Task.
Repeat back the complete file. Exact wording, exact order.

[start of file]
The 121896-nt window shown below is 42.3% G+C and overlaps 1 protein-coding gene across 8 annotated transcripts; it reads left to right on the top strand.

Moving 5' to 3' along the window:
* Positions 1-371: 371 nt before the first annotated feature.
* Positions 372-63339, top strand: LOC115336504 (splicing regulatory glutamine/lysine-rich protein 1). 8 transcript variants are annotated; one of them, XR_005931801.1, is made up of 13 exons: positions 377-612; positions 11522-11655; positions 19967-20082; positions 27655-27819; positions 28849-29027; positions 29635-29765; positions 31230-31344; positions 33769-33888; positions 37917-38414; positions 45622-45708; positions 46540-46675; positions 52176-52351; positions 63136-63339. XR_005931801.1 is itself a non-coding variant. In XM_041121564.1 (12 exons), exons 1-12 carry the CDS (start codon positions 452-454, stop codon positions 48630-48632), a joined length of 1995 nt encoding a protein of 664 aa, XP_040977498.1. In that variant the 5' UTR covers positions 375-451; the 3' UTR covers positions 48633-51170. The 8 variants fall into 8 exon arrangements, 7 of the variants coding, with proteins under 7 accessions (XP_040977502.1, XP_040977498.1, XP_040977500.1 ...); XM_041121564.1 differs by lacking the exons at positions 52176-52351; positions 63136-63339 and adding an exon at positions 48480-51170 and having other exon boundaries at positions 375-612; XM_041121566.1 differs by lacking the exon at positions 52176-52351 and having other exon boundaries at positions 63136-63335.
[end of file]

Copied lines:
The 121896-nt window shown below is 42.3% G+C and overlaps 1 protein-coding gene across 8 annotated transcripts; it reads left to right on the top strand.

Moving 5' to 3' along the window:
* Positions 1-371: 371 nt before the first annotated feature.
* Positions 372-63339, top strand: LOC115336504 (splicing regulatory glutamine/lysine-rich protein 1). 8 transcript variants are annotated; one of them, XR_005931801.1, is made up of 13 exons: positions 377-612; positions 11522-11655; positions 19967-20082; positions 27655-27819; positions 28849-29027; positions 29635-29765; positions 31230-31344; positions 33769-33888; positions 37917-38414; positions 45622-45708; positions 46540-46675; positions 52176-52351; positions 63136-63339. XR_005931801.1 is itself a non-coding variant. In XM_041121564.1 (12 exons), exons 1-12 carry the CDS (start codon positions 452-454, stop codon positions 48630-48632), a joined length of 1995 nt encoding a protein of 664 aa, XP_040977498.1. In that variant the 5' UTR covers positions 375-451; the 3' UTR covers positions 48633-51170. The 8 variants fall into 8 exon arrangements, 7 of the variants coding, with proteins under 7 accessions (XP_040977502.1, XP_040977498.1, XP_040977500.1 ...); XM_041121564.1 differs by lacking the exons at positions 52176-52351; positions 63136-63339 and adding an exon at positions 48480-51170 and having other exon boundaries at positions 375-612; XM_041121566.1 differs by lacking the exon at positions 52176-52351 and having other exon boundaries at positions 63136-63335.